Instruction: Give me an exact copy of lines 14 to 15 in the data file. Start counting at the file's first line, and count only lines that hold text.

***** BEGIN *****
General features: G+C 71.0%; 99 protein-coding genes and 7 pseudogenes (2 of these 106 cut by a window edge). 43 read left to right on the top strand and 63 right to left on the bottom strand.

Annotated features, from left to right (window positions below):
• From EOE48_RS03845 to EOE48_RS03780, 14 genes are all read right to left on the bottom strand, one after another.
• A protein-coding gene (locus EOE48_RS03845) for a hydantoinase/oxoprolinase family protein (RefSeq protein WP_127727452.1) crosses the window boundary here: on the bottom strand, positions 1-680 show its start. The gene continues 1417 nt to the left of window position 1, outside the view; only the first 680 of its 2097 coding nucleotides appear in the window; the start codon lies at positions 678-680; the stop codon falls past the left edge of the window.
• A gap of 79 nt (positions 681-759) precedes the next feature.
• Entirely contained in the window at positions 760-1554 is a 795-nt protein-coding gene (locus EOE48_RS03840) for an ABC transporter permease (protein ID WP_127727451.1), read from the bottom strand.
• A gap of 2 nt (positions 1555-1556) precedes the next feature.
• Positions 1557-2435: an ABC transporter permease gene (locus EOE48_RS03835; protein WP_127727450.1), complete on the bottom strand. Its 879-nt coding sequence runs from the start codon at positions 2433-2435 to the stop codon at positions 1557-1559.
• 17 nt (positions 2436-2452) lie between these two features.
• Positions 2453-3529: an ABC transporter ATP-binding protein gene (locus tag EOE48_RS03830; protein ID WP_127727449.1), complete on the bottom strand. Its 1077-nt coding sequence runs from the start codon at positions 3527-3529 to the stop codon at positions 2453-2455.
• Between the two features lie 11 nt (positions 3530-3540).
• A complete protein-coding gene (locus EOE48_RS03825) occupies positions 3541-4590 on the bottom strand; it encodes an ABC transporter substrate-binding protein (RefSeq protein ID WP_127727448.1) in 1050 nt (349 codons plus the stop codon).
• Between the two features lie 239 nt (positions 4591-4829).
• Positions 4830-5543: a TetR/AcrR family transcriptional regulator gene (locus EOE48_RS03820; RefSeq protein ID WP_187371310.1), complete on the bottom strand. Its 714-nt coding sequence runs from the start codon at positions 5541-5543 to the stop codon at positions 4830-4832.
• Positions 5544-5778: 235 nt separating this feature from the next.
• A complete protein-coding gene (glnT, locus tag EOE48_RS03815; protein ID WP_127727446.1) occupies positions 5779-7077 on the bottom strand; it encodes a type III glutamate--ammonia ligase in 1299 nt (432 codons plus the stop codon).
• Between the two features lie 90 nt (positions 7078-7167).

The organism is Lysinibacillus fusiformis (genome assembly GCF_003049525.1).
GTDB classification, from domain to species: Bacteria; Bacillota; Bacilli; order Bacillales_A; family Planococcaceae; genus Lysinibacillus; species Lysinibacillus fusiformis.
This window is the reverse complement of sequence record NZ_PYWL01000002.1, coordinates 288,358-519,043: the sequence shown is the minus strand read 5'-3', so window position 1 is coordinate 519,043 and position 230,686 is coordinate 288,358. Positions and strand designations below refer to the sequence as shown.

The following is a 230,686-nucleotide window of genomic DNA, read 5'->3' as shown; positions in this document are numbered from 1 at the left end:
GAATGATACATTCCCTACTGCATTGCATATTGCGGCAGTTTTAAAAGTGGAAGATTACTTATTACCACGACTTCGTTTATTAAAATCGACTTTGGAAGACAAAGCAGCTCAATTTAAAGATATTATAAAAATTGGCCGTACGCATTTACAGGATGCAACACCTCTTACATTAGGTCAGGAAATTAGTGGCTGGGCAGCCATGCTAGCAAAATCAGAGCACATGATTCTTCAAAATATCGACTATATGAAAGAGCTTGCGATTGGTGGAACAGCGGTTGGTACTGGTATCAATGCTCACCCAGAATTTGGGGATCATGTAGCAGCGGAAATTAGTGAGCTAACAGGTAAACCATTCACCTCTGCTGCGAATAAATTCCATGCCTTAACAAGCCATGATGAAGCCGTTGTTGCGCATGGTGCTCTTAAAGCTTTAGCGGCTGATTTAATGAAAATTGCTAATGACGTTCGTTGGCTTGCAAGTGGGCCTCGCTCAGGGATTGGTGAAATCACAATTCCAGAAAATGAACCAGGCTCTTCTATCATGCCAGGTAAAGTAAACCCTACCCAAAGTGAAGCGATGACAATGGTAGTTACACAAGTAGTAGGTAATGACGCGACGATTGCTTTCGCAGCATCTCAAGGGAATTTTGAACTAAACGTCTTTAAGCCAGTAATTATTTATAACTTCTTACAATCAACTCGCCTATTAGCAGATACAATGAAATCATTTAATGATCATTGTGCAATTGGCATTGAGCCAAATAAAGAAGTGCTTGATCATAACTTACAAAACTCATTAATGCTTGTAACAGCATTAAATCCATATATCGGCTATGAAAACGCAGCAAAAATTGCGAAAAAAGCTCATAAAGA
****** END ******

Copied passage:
• Positions 4830-5543: a TetR/AcrR family transcriptional regulator gene (locus EOE48_RS03820; RefSeq protein ID WP_187371310.1), complete on the bottom strand. Its 714-nt coding sequence runs from the start codon at positions 5541-5543 to the stop codon at positions 4830-4832.
• Positions 5544-5778: 235 nt separating this feature from the next.